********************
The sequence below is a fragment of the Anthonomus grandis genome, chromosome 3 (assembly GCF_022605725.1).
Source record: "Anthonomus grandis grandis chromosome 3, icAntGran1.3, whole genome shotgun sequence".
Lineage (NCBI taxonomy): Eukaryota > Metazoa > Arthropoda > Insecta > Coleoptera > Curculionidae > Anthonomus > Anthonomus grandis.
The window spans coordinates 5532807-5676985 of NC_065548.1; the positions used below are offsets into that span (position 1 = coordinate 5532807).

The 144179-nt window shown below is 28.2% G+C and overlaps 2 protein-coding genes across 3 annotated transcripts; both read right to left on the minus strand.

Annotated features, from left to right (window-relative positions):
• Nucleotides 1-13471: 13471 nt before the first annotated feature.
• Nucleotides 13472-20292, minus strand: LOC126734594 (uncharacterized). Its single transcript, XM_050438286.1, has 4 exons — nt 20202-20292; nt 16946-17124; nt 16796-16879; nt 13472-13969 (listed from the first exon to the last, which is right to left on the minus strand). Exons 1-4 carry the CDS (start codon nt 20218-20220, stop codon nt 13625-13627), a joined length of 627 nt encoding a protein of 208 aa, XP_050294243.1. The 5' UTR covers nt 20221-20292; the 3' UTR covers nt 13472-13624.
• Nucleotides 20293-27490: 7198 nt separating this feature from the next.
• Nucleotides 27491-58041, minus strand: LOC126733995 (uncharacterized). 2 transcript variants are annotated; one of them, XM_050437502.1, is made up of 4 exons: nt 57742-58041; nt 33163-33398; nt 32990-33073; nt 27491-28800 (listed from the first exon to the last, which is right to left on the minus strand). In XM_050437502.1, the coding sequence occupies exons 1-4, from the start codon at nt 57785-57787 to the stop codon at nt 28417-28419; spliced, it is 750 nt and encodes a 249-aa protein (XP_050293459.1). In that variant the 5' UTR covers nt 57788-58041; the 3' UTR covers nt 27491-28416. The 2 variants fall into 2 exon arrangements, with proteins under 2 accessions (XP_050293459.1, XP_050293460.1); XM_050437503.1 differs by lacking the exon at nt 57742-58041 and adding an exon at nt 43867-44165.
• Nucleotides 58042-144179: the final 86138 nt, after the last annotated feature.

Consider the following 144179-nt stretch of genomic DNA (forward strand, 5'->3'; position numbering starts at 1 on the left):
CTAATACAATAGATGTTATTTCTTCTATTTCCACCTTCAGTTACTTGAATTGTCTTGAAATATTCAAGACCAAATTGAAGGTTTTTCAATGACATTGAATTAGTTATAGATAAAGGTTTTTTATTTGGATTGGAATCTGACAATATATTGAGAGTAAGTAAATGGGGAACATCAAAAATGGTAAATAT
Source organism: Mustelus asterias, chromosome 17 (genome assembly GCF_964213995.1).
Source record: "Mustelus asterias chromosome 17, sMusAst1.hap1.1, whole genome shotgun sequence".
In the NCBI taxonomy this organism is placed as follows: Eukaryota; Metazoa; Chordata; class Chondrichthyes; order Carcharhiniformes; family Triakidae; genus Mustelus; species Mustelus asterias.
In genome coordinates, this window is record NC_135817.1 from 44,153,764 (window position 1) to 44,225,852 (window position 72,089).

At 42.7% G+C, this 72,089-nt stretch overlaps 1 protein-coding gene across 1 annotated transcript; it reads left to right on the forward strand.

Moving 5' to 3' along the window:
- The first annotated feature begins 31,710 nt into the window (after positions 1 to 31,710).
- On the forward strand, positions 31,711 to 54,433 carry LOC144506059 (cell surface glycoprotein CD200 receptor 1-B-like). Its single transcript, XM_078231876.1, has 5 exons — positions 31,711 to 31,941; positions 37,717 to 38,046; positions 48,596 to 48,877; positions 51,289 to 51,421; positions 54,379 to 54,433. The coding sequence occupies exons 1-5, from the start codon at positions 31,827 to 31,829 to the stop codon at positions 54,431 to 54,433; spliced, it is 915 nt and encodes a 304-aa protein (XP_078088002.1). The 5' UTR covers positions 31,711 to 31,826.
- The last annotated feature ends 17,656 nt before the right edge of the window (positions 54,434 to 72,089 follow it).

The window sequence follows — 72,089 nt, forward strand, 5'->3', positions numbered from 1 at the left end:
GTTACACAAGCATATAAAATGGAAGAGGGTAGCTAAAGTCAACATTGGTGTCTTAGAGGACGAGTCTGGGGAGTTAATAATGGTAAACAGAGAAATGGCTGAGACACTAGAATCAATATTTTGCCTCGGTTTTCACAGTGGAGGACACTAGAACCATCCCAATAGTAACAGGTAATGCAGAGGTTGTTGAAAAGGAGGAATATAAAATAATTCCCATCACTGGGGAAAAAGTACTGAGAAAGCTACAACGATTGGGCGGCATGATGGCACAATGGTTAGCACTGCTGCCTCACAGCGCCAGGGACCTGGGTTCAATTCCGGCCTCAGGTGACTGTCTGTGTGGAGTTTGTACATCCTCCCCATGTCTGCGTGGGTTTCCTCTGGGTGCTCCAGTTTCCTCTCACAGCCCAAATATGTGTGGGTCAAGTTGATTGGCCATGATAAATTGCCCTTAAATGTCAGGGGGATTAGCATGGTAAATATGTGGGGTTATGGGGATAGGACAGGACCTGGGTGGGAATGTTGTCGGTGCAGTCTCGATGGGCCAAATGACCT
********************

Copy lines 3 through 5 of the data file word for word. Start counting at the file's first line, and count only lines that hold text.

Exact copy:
Lineage (NCBI taxonomy): Eukaryota > Metazoa > Arthropoda > Insecta > Coleoptera > Curculionidae > Anthonomus > Anthonomus grandis.
The window spans coordinates 5532807-5676985 of NC_065548.1; the positions used below are offsets into that span (position 1 = coordinate 5532807).

The 144179-nt window shown below is 28.2% G+C and overlaps 2 protein-coding genes across 3 annotated transcripts; both read right to left on the minus strand.